Scams related to the coronavirus pandemic are spreading as fast as the virus itself. Scammers continue to take advantage of the fear, concern and interests in all things related to the coronavirus. The latest scam involves phony government grants for which the targeted victims of the scam are told they are eligible. In some instances the funds for which you are told you are eligible are as high as $150,000. The scams are being spread through social media posts, text messages, emails and phone calls. One of the many versions of this scam appears as a Facebook post informing people about a special grant to assist in the payment of medical bills. The post contains a link which takes you to the website of the non-existent federal agency described as the “U.S. Emergency Grants Federation.” In order to qualify for the grant you are required to provide your Social Security number. Of course there are no grants and when you provide your Social Security number to the scammer, he or she uses it to make you a victim of identity theft. In other versions of the scam you are required to pay a processing fee in order to receive your grant money. This is a red flag that this is a scam because the federal government does not charge fees for applying for grants. Many times Facebook is used as the medium through which people are contacted regarding these scams. It is not surprising that scammers use Facebook for these purposes. The very popularity of Facebook and the fact that on Facebook you are communicating with your friends is reason enough for scammers to use Facebook as a platform for scams. Last year there was a resurgence of a Facebook related scam that started with a private message that appears to come from one of your friends telling you that he or she just received a large government grant and that it was easy to do. According to the Department of Health and Human Services, some of the key phrases used by scammers that you should be on the lookout for are “We do all the work. You just pay a processing fee;” and “You can’t get this information anywhere else.”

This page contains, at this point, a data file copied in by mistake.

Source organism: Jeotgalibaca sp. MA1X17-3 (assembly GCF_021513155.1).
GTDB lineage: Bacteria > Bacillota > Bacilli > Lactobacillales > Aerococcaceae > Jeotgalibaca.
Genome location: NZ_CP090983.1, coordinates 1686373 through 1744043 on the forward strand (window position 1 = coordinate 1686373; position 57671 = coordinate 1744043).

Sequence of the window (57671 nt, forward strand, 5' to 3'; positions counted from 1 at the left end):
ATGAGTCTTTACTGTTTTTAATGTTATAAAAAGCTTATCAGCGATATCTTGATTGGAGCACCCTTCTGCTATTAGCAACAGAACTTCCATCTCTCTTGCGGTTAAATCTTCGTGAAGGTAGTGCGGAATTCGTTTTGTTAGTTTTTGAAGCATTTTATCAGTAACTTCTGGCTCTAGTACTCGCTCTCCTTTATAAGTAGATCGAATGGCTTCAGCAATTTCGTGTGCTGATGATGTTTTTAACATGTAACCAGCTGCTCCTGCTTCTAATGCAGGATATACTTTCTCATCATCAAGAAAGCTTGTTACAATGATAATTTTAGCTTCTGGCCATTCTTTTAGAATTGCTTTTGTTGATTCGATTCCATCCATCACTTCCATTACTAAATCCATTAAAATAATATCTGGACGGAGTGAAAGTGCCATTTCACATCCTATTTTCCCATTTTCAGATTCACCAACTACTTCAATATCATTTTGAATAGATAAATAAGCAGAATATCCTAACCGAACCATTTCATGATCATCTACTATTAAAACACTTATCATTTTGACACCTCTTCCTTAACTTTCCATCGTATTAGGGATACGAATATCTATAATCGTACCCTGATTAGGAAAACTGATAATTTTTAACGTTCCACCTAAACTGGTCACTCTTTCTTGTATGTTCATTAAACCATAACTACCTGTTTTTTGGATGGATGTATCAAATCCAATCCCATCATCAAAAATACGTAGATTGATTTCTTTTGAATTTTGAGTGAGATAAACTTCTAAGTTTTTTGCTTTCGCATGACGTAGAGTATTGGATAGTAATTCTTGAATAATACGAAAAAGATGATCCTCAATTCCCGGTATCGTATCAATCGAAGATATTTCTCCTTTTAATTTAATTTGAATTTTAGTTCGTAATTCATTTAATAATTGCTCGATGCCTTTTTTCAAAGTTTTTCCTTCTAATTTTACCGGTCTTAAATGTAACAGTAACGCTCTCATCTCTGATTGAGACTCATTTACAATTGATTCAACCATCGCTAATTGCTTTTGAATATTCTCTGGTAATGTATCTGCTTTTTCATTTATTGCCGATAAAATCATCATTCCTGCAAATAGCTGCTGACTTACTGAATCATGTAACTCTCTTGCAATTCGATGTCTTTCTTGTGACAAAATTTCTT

Facebook accounts and email accounts are relatively easy for a skilled cybercriminal to hack so whenever you receive an email or message urging you to click on a link, provide personal information or, as in this scam, send money, you should always be skeptical and confirm that the communication is legitimate before responding. You should be particularly skeptical of any request to wire money or provide a cash card or gift card number because once funds have been transferred in this fashion, they are impossible to retrieve. In addition, you can never be sure who is really contacting you when you receive a text message or phone call so you should be immediately skeptical of any such communication that asks for personal information or a payment.
The federal government does not charge any fee to apply for a grant. It also does not use Facebook or other social media to provide information about grants. Additionally, it is important to remember that government grants are not given for personal purposes, but only for public projects. People looking for legitimate information about grants, loans and other financial aid information for higher education can go to the federal government’s website http://www.StudentAid.ed.gov. Information about federal loans for housing, disaster relief, education and veterans benefits can be found at the federal government’s website http://www.GovLoans.gov. Finally For information about a range of other federal benefits for which you may be eligible, you can go the federal government’s website http://www.Benefits.gov.
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